Paul wrote in Romans 1:16,
For I am not ashamed of the gospel, for it is the power of God for salvation to everyone who believes, to the Jew first and also the Greek.
It is a verse so common to us, and yet one we fail to appreciate until we see its amazing manifestation.
Over my lifetime I have had the privilege by God’s providence to be able to talk to a lot of people about the gospel. I have no special message or attention-grabbing approach – just the simple gospel truth of Jesus’ saving blood. Sometimes I forget just how powerful a message that is to people who want to hear.
In John 3:19-21, Jesus said,
And this is the judgment: the light has come into the world, and people loved the darkness rather than the light because their works were evil. For everyone who does wicked things hates the light and does not come to the light, lest his works be exposed. But whoever does what is true comes to the light, so that it may be clearly seen that his works have been carried out in God.
Most of the world loves the darkness, and does not seek the light. It is a common enough response in American culture that those we might try to teach simply do not seem interested in the gospel message. Why? They love the darkness, and see no reason to seek the light.
In John 7:17-18, Jesus said,
If anyone’s will is to do God’s will, he will know whether the teaching is from God or whether I am speaking on my own authority. The one who speaks on his own authority seeks his own glory; but the one who seeks the glory of him who sent him is true, and in him there is no falsehood.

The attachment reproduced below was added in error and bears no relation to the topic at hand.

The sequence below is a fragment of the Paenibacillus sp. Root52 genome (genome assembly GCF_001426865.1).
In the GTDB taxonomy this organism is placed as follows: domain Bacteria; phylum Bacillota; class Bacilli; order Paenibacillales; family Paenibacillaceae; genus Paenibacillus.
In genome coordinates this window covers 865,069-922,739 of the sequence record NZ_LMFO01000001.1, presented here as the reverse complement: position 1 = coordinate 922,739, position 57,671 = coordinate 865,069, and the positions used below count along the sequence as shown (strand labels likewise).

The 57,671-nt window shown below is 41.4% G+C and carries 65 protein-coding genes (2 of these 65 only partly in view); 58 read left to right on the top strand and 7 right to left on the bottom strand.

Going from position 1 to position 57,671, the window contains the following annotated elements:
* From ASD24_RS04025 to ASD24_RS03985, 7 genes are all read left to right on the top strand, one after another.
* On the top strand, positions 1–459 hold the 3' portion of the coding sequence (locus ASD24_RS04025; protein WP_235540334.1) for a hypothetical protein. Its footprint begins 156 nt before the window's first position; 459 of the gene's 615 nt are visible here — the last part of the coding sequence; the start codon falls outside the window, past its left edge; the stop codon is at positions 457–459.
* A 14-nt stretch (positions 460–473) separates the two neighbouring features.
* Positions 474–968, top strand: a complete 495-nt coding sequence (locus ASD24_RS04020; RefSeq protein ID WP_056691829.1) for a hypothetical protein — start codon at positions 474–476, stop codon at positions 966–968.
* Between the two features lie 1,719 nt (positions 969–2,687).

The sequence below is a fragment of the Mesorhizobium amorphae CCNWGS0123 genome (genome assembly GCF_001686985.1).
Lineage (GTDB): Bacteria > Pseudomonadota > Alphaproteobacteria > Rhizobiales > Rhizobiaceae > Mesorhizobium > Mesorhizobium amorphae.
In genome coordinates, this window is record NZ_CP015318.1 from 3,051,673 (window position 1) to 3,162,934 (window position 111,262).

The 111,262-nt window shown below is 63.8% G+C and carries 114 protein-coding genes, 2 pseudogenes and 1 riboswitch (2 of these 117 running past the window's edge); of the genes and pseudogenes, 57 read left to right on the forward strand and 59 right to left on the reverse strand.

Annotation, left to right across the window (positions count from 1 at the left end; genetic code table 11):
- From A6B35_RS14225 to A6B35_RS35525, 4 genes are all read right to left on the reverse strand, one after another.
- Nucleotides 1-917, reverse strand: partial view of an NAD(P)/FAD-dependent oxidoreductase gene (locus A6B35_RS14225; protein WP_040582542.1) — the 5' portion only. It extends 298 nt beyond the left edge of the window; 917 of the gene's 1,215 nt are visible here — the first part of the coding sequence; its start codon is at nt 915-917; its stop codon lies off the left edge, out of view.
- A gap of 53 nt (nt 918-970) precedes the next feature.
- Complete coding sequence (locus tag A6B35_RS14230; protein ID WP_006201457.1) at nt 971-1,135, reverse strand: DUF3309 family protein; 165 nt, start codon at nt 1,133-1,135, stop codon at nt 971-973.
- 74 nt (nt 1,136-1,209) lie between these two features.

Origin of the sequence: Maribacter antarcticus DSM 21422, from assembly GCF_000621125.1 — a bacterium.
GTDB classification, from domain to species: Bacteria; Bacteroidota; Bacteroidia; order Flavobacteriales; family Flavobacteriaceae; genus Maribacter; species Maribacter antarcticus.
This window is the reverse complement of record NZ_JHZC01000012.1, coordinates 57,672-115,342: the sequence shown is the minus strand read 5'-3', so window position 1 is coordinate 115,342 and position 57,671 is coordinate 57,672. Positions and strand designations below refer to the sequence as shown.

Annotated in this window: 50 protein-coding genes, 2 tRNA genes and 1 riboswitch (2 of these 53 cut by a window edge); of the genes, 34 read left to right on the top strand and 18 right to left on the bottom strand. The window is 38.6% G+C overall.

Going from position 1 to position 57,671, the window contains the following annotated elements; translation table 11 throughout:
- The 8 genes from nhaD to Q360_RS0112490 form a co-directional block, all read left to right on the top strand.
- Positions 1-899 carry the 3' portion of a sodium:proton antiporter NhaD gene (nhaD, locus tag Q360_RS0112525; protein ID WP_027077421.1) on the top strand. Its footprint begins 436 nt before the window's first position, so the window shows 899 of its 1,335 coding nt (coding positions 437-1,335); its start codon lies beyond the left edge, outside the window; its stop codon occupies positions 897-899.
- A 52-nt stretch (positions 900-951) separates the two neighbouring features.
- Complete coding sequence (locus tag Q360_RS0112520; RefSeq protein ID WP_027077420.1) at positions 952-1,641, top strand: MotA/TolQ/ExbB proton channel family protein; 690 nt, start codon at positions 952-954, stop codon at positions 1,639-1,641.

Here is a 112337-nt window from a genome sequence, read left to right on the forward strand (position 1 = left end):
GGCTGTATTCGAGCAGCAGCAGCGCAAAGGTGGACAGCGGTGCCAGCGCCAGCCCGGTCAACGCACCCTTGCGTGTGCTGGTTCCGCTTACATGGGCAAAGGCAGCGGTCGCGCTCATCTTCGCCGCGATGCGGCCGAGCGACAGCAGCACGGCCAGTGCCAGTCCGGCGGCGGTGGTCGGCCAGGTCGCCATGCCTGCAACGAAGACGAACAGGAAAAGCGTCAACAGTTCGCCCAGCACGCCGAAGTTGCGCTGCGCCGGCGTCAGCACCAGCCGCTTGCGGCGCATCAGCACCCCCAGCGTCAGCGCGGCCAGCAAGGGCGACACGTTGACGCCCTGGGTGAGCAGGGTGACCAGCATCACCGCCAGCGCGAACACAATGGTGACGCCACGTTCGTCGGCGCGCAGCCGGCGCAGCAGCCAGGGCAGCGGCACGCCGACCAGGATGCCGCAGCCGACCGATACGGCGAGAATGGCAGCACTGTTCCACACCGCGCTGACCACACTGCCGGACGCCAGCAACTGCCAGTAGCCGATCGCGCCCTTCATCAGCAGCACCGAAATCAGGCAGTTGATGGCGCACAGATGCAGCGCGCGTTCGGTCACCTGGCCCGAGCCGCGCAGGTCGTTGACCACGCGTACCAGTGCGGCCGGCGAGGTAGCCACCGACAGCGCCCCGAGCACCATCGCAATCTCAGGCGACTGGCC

Those who want to serve the Lord will know the truth, but others will not. We witness every day the constant clash between flesh and spirit, the accompanying public displays and empty rhetoric that define this dichotomy: there are many who simply do not want to know the will of God, because it will conflict with their personal behavior, and they have no intention of changing that behavior. Such people fall into the category of those Paul describes in 2 Thessalonians 2:9-12, where the Holy Spirit revealed that those who do not seek truth will be allowed to believe falsehood.
What does this have to do with responding to the simple gospel? Everything.
By God’s blessing hand I have been able to work in foreign countries on several occasions, and I have found people who love the light, who want to do what is true, who want to know God’s will, who believe in the Savior, who have good and honest hearts that are well prepared to receive the seed of the word of God. And they joyfully respond when the word is simply put to them, declaring over and over again, “I want to die with Christ.”
But one does not have to go to another continent to find such hearts. There are hearts like this everywhere – it is simply our task to find them. And when we do, we simply present the gospel and let it do its work. Because the power is in the gospel, not in our personal abilities or teaching talents.
Paul declared to the Corinthians in 1 Corinthians 2:1-2, that,
…when I came to you, brothers, [I] did not come proclaiming to you the testimony of God with lofty speech or wisdom. For I decided to know nothing among you except Jesus Christ and him crucified.
Paul’s success was not because of his eloquence of speech, but because of the content of his message. If we desire to hear the gospel only from eloquent mouths – indeed, if we find certain speakers boring or uninteresting – we ought to consider who we are trying to attract with the gospel message. When it comes to the preaching of the gospel, oratory skills more often get in the way of the message, rather than enhancing it. And if we think one preacher is better than another because of his ability to turn a phrase or tell a joke, we have missed the point of Jesus’ commission to his apostles to “go into all the world and preach the gospel.”
Paul’s message to the Corinthians, and God’s exhortation to Paul in Acts 18:9-10, make clear this essential truth: preach the simple gospel in its entirety, and that will be enough to attract the kind of people God desires. That message, and its powerful impact on the lives of people, has been made clear to countless, selfless souls who have taken the simple gospel message in search of hearts that want to do right. The gospel is enough.
May grace reign in your life through righteousness.
– Bo Couchman